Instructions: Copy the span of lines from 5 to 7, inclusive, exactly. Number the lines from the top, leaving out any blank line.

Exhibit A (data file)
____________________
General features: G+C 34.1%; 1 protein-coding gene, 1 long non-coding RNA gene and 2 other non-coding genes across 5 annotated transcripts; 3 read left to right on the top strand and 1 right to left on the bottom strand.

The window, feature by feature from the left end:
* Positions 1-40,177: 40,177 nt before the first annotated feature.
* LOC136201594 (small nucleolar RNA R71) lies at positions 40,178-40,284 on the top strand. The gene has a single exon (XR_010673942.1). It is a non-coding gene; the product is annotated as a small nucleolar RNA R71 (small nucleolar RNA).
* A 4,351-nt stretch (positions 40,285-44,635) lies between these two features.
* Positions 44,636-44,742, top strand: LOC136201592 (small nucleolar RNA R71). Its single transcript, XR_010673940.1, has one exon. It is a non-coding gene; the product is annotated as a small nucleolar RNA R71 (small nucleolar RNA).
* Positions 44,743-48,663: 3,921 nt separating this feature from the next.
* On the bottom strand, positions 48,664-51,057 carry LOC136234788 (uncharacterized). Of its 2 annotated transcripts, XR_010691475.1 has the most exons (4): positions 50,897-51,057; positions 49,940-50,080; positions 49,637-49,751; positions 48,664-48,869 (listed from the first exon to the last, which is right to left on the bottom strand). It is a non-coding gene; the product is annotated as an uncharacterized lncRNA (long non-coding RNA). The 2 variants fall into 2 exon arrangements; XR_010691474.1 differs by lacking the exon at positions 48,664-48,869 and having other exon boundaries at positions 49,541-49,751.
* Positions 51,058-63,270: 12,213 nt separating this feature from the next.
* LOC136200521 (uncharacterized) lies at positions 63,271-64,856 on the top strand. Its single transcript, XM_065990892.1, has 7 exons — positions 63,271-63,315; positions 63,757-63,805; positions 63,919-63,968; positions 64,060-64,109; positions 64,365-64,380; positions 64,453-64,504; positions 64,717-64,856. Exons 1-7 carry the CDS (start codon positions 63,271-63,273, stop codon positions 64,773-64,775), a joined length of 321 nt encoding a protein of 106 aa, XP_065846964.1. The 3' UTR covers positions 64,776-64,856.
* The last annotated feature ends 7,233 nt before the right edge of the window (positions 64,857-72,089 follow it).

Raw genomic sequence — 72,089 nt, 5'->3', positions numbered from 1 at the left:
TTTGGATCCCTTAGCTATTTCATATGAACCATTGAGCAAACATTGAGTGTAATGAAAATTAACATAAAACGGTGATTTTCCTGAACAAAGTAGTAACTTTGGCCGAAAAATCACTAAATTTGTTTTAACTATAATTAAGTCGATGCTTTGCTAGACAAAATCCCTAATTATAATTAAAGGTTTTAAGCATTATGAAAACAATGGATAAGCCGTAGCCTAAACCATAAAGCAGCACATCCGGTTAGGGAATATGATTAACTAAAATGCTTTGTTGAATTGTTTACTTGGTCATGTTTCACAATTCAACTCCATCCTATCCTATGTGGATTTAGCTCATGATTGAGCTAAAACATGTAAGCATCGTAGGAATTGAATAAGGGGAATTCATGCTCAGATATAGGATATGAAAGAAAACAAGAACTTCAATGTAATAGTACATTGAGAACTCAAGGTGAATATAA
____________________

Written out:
* A 4,351-nt stretch (positions 40,285-44,635) lies between these two features.
* Positions 44,636-44,742, top strand: LOC136201592 (small nucleolar RNA R71). Its single transcript, XR_010673940.1, has one exon. It is a non-coding gene; the product is annotated as a small nucleolar RNA R71 (small nucleolar RNA).
* Positions 44,743-48,663: 3,921 nt separating this feature from the next.